If you’re out of dialogue scenario ideas, try your hand at these examples:
You just finished a lovely lunch at a Parisian café (dreams can come true). What do you say to the waiter as you leave?
You were recently interviewed for a prestigious job in your field. What would you write in the body of an email as a follow-up/thank-you? (Hint: this is a great opportunity to put formal French to use!)
You’re in the hospital recovering from surgery and a group of friends visit you. What do you say to them?
Merci And Beyond: Ways to Say Thank You, French Style!
Merci (Thank you)
I know. Practically everyone knows merci, but we may as well start simple. The good news is that merci is quite a flexible word—it can be used in both informal and formal contexts.
In fact, you usually can’t go wrong with merci, but as you expand and refine your French, it’s a good idea to learn more ways to say thank you. You’ll have a deeper appreciation for the richness of the French language.
Merci beaucoup (Thank you very much)
Merci beaucoup is quite similar to merci in that it’s versatile and can be appropriate for most contexts. It simply communicates a somewhat greater level of gratitude.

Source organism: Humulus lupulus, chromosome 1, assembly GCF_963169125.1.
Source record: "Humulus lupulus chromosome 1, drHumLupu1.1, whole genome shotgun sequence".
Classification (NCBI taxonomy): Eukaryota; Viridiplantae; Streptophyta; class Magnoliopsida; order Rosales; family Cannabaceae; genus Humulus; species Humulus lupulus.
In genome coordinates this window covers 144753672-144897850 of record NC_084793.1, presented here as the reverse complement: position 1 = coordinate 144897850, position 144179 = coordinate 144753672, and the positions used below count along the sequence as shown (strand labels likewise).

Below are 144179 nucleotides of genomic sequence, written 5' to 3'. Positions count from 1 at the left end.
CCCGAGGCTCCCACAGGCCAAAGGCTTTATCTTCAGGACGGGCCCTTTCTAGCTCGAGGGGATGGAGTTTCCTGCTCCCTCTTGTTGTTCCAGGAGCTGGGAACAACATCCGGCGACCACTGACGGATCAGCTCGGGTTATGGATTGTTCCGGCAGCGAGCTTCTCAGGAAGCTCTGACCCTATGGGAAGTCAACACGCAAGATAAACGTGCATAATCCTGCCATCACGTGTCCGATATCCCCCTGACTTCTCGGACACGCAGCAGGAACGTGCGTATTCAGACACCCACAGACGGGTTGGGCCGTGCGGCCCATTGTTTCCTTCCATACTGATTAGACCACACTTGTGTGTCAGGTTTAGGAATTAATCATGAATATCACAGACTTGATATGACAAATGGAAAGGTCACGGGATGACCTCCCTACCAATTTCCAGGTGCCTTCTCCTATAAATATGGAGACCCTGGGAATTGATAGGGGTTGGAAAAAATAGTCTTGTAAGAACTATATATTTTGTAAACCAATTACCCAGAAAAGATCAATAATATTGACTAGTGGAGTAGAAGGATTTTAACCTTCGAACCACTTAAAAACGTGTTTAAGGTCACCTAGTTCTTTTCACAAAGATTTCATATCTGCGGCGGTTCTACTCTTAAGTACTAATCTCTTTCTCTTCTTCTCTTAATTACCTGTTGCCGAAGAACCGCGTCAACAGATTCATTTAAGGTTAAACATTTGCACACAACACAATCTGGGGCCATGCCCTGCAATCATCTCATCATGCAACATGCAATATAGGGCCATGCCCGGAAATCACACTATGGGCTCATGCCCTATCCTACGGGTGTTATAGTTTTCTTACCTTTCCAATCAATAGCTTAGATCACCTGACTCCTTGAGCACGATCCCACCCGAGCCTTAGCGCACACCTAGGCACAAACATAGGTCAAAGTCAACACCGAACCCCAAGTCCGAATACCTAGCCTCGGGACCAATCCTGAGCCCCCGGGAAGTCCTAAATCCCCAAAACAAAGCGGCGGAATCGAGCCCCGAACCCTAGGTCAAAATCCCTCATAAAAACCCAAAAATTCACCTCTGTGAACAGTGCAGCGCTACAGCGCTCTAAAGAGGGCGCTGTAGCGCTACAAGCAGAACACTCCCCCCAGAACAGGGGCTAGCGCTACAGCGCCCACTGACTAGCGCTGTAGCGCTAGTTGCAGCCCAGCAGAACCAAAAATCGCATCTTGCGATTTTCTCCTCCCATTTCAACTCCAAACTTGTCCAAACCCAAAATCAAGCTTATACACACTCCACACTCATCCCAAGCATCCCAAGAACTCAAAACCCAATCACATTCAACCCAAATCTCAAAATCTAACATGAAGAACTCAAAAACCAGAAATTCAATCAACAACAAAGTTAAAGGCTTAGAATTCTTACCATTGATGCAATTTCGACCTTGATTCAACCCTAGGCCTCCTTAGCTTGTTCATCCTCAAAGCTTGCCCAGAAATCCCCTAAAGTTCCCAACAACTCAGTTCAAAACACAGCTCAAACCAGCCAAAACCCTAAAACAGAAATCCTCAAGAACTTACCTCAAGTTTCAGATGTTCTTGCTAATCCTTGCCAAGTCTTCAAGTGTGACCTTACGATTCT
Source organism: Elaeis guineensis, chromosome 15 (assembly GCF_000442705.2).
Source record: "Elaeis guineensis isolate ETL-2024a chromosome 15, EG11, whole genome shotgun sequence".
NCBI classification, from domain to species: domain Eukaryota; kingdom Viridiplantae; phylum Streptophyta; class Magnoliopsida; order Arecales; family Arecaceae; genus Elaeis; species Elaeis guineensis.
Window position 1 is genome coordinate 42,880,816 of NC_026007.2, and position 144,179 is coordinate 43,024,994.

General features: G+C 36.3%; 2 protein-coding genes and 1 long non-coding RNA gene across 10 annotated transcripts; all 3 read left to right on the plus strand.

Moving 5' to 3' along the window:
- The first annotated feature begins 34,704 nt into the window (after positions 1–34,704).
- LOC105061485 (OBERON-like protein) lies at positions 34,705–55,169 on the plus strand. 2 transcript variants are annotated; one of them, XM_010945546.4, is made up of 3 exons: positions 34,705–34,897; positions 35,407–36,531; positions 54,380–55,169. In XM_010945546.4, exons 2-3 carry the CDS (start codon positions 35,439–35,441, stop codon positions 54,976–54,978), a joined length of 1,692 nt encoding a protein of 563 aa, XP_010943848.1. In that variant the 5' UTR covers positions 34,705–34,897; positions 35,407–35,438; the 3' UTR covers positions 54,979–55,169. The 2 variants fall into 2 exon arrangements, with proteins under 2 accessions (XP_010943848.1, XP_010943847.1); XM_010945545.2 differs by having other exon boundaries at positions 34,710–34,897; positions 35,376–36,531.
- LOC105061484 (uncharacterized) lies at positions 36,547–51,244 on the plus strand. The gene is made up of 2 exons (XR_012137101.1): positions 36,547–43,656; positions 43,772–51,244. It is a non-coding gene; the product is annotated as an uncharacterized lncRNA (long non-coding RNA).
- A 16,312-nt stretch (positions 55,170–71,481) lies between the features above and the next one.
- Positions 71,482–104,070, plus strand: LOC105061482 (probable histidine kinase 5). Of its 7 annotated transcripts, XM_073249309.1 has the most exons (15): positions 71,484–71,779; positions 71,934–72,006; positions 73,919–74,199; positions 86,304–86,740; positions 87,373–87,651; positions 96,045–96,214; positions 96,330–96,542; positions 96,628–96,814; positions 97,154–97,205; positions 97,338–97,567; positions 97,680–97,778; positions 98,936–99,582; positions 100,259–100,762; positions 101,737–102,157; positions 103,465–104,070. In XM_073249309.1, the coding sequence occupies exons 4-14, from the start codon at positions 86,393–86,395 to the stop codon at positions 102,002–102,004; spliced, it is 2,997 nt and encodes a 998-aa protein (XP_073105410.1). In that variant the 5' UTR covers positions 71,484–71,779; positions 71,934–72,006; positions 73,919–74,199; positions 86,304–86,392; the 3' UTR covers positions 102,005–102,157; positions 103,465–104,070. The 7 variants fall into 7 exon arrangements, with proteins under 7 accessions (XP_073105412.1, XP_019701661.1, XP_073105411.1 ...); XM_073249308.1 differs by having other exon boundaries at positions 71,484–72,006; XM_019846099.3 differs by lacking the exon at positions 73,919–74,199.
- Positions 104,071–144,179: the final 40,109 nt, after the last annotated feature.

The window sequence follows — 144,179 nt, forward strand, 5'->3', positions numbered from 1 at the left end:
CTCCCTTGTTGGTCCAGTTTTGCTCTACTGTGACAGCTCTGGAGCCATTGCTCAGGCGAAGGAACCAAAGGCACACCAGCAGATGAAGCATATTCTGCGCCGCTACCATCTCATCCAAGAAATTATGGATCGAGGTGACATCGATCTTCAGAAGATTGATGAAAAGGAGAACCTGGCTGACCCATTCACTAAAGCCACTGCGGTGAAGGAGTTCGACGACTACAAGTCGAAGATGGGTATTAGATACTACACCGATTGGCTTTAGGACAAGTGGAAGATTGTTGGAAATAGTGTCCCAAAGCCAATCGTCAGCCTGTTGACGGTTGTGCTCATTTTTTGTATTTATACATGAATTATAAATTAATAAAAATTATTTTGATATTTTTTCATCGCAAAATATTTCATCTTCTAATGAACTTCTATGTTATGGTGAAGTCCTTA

So whether you employ merci or merci beaucoup, the choice is yours based on how strongly you feel about what someone’s done for you. You might say merci to someone who takes you out for coffee and merci beaucoup to someone who takes you out to a nice meal.
Merci bien (Thanks a lot)
Pay attention to this one! Although it has merci in it, merci bien can be used sarcastically:
Tu as laissé tous les plats sales pour moi. Merci bien! (You left all the dirty dishes for me. Thanks a lot!)
It’s good to know this so that you don’t say it to someone you’re trying to genuinely thank, and so you’re aware in case someone ever ends up saying it to you.
Merci mille fois (A thousand thanks)
Merci mille fois is, in essence, the strongest version of merci. It literally means “thank you (merci) a thousand (mille) times (fois),” and expresses deep gratitude.
Building on the earlier example, if you say merci to someone who treats you to a cup of coffee and you say merci beaucoup to one who buys you a nice meal, then you might say merci mille fois to someone who makes you a three-course dinner from scratch.
Merci à tous (Thanks to you all)
Okay, this one has a clear and simple distinction. You would say this to thank a group of people. It’s a more general statement, making it good to use, for instance, when a group of friends pitch in on birthday gift for you.
You don’t know exactly who thought of the gift, who wrapped it, who spent what, etc. Thus, merci à tous is a good way to include everyone involved in your thank you.
Je te/vous remercie (I thank you)